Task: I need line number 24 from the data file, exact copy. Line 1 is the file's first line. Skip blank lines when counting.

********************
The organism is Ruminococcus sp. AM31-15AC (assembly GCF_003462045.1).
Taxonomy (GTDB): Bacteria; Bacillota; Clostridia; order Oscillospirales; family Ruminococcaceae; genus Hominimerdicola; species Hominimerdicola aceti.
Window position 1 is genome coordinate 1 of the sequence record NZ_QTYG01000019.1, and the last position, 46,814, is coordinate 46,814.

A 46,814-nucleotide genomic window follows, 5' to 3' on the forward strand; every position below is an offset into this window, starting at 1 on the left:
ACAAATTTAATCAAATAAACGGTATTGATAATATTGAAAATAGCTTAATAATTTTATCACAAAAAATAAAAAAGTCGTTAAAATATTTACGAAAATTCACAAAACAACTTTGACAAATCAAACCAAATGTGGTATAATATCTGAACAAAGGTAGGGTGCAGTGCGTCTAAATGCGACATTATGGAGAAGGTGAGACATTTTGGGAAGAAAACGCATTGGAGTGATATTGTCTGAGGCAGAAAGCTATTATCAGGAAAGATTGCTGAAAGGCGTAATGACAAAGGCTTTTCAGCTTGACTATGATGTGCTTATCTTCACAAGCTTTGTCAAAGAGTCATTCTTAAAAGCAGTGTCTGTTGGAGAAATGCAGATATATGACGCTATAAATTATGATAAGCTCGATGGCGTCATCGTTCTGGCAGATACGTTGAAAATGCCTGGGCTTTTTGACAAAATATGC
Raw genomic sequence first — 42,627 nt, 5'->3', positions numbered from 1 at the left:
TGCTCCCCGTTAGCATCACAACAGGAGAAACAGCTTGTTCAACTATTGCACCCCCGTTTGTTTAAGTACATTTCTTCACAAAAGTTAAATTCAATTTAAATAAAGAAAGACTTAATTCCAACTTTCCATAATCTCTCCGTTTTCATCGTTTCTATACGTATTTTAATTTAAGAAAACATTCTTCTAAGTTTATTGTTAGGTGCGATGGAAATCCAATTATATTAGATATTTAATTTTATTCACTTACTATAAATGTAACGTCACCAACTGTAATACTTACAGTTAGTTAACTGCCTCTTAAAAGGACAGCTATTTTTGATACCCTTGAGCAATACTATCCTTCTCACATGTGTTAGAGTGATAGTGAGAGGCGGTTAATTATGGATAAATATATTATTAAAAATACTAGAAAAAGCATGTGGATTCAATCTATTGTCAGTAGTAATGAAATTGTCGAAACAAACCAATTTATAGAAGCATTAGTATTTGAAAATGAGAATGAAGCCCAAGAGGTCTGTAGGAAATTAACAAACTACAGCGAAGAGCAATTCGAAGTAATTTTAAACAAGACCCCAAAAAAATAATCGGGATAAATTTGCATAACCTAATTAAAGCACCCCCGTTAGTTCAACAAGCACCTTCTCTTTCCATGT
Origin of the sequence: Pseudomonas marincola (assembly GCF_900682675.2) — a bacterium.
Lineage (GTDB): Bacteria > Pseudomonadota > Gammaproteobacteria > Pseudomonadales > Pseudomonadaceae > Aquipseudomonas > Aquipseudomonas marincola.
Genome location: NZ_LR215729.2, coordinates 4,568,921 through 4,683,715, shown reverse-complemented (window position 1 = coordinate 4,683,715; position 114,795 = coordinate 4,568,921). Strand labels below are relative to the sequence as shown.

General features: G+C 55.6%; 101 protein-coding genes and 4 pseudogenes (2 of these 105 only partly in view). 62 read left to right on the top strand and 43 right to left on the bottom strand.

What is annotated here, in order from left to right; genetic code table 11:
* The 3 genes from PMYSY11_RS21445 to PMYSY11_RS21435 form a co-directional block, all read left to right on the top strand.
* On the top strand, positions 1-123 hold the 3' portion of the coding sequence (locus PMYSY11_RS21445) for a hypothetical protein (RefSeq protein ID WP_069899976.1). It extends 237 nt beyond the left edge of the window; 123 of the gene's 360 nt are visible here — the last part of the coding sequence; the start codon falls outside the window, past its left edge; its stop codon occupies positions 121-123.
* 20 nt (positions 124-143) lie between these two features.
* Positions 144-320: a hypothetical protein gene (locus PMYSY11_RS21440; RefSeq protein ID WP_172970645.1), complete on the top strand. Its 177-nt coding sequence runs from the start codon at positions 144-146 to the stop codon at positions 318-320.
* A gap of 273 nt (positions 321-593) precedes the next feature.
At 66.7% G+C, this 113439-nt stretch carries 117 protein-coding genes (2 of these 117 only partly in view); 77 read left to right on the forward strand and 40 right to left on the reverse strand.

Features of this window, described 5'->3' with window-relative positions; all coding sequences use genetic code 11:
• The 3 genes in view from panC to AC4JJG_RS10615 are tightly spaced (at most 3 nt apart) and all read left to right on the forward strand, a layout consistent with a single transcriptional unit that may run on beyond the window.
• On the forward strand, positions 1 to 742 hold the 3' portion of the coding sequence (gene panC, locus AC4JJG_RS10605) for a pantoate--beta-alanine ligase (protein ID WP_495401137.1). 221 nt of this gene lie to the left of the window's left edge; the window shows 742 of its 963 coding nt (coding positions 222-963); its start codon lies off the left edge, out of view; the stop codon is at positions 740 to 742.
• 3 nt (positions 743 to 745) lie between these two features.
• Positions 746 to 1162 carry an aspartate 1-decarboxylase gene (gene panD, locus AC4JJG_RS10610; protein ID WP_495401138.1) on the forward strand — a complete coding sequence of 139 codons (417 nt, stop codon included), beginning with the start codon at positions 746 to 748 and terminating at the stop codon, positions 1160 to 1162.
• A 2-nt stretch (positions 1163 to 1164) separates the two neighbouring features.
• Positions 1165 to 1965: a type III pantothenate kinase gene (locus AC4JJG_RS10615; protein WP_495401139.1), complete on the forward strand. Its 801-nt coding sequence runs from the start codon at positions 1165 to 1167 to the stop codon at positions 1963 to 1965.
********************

• A 2-nt stretch (positions 1163 to 1164) separates the two neighbouring features.